Archive for Saturday, January 19, 2002

Heart attacks can strike sexes differently

January 19, 2002


My wife and I visited her sister recently and had a conversation about the heart. My sister-in-law claims she has had three severe heart attacks but suffered very little pain.

Two friends have had severe heart attacks: One man described it as being hit in the chest with a Mack truck, and the other said it felt like an elephant was standing on his chest. My sister-in-law says that the pain can be vastly different between men and women. Is this possible?

They say to take aspirin if you think you are having a heart attack. How would a woman know?

Women can suffer heart attacks without feeling the excruciating chest pain men usually report. Their "atypical" symptoms might include dull discomfort below the breastbone, difficulty catching their breath, nausea, overwhelming fatigue and pain radiating into the jaw. A woman who suspects she might be having a heart attack should check with a doctor, take a low-dose aspirin and get emergency treatment.

At 6 years of age my grandson was still wetting the bed almost nightly. This was embarrassing to him and a strain on my daughter.

Because no physical cause could be found, the pediatrician advised her to consult a nutritionist, and when that didn't work, a psychiatric therapist.

Instead she invested in a moisture alarm. Her son was happy to try this device, which worked like a charm. Within several weeks he was completely cured of his bed-wetting.

Alarms such as DRI Sleeper, Nature Calls, Nytone or Wet-No-More sound a buzzer or tone at the first hint of moisture. This wakes the child so he or she can get to the bathroom. Such conditioning is often successful within a few months and might be appropriate as initial therapy once a physician determines there is no illness or abnormality.

I am only 54, but a special X-ray test showed that I have osteoporosis and have lost a lot of bone density. My doctor has suggested estrogen and Fosamax and wants me to start exercising. I am reluctant to take hormones because of a strong family history of breast cancer.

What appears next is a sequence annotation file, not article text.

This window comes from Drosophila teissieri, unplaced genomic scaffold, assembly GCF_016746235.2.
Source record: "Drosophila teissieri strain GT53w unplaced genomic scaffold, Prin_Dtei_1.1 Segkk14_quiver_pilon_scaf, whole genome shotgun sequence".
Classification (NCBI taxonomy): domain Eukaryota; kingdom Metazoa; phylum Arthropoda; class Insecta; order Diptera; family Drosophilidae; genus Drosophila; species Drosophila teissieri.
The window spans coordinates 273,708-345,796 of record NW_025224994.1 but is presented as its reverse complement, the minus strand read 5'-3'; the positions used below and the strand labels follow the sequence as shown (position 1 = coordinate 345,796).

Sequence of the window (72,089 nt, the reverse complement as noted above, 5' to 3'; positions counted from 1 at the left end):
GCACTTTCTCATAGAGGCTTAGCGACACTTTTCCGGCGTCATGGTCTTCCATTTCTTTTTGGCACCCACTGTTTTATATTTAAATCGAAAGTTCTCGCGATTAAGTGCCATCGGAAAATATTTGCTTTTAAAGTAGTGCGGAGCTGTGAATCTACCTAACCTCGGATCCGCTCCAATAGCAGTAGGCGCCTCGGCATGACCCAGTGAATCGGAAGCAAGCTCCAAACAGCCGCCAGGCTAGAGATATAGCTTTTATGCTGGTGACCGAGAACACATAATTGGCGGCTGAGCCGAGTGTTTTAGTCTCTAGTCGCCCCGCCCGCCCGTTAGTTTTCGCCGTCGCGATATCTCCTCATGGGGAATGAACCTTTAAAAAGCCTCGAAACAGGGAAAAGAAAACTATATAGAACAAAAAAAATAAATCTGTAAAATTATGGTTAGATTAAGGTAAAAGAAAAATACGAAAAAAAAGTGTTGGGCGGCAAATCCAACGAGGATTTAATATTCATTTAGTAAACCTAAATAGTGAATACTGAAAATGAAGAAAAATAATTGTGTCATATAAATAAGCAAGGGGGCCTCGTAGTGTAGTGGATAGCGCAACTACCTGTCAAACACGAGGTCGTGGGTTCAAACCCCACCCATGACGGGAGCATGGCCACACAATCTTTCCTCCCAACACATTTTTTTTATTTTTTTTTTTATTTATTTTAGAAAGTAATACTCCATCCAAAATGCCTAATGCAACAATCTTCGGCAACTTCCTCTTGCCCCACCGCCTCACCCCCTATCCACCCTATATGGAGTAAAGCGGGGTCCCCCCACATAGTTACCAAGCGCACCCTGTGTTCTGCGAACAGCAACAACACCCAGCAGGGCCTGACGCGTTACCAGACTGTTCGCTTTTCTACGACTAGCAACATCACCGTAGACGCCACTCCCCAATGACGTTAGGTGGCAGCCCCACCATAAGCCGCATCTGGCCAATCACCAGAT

My doctor downplays the danger, but I would like the whole story on estrogen. Are there any alternatives? And what kind of exercise is best to build bone? I swam in college and wonder if it would be at all helpful.

Swimming is good for the heart and helps keep joints and muscles moving, but it isn't likely to strengthen bone. For that, weight-bearing activities like walking or tennis can be helpful. One woman told us: "I am 67 years old and played tennis for 50 years. I even coached college tennis for more than 20 years. Recently a bone mineral density test showed that I have the bones of a 20-year-old."

Estrogen maintains bone density, but only as long as a woman is taking it. Prolonged use, however, increases the risk of breast and uterine cancer.

We are sending you our "Guide to Osteoporosis" and "Guide to Estrogen: Benefits, Risks and Interactions." Others who would like copies should send $3 in check or money order with a long (No. 10), stamped, self-addressed envelope to: Graedons' People's Pharmacy, No. WU-52, P.O. Box 52027, Durham, N.C. 27717-2027.

Fosamax alone can fight osteoporosis and reduce the risk of fracture. Some doctors are now adding Evista to Fosamax to treat osteoporosis. Evista might help reduce the risk of breast cancer as it strengthens bone.

A few months ago you offered a solution to a problem I've had on and off for years, but especially recently. I've had explosive flatulence during my workday.